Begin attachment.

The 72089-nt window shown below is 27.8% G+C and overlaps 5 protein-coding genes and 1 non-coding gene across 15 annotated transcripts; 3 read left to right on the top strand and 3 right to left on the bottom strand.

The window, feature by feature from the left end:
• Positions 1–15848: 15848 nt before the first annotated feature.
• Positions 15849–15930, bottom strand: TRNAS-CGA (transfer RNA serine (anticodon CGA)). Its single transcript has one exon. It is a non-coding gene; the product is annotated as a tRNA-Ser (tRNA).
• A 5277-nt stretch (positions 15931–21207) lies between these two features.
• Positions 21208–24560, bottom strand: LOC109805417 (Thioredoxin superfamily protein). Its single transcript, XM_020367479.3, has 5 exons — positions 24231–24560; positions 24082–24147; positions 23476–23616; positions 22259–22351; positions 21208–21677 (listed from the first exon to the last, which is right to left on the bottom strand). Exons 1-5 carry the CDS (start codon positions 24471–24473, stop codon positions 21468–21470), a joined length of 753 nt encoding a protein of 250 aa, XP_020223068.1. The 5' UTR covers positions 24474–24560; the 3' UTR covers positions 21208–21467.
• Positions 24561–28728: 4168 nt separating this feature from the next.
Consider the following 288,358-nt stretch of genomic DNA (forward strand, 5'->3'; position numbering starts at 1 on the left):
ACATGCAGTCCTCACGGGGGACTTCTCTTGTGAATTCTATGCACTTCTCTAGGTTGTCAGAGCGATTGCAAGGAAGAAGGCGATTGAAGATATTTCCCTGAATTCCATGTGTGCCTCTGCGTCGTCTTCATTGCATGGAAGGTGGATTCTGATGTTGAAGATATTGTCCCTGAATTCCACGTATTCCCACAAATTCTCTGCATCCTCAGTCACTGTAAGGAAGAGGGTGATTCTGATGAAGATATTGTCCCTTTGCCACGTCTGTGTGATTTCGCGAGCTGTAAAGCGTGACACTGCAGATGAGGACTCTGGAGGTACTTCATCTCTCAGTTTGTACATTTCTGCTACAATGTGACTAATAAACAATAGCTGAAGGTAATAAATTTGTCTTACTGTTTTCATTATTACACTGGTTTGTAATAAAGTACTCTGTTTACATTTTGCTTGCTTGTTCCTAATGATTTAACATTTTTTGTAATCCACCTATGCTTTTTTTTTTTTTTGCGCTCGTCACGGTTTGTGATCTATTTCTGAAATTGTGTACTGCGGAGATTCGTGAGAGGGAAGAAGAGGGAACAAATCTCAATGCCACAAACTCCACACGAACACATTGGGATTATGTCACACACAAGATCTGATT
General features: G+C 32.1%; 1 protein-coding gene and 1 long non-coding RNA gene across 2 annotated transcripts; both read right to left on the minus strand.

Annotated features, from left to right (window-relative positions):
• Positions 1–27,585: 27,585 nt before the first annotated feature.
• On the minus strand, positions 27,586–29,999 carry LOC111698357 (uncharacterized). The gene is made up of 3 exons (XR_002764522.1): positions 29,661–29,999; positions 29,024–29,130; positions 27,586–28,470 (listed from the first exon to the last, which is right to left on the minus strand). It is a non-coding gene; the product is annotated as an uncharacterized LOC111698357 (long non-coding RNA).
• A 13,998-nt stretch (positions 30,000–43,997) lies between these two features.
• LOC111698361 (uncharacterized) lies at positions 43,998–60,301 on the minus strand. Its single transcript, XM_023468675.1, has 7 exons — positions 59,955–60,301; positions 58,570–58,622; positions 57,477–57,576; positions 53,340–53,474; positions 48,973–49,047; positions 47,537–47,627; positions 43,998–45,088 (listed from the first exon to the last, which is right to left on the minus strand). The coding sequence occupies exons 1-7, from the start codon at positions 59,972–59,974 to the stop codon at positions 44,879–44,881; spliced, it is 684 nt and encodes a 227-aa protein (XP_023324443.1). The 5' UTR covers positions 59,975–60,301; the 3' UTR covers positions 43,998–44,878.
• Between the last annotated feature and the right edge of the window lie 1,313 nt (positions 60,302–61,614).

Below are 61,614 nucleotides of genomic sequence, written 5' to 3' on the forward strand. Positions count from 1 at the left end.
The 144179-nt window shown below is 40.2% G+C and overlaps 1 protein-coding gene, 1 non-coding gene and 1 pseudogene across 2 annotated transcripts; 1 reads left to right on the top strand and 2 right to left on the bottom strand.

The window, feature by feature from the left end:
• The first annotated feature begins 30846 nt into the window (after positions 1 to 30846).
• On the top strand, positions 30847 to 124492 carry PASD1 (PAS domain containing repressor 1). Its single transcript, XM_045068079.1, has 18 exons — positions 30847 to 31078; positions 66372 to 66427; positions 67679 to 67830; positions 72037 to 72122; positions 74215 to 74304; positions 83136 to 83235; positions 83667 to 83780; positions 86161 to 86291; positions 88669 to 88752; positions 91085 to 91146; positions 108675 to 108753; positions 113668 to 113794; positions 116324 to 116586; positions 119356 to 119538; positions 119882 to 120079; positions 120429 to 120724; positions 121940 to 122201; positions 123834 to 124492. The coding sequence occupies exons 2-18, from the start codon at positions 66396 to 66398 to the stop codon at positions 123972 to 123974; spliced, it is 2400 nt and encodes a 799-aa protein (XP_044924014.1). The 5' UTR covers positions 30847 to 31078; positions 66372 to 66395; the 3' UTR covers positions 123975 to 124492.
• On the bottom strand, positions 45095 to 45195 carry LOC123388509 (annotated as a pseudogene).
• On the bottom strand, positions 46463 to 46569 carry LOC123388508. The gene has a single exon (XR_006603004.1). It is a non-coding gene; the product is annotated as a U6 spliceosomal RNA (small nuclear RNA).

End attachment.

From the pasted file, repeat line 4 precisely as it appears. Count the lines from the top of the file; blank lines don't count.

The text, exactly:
• Positions 15849–15930, bottom strand: TRNAS-CGA (transfer RNA serine (anticodon CGA)). Its single transcript has one exon. It is a non-coding gene; the product is annotated as a tRNA-Ser (tRNA).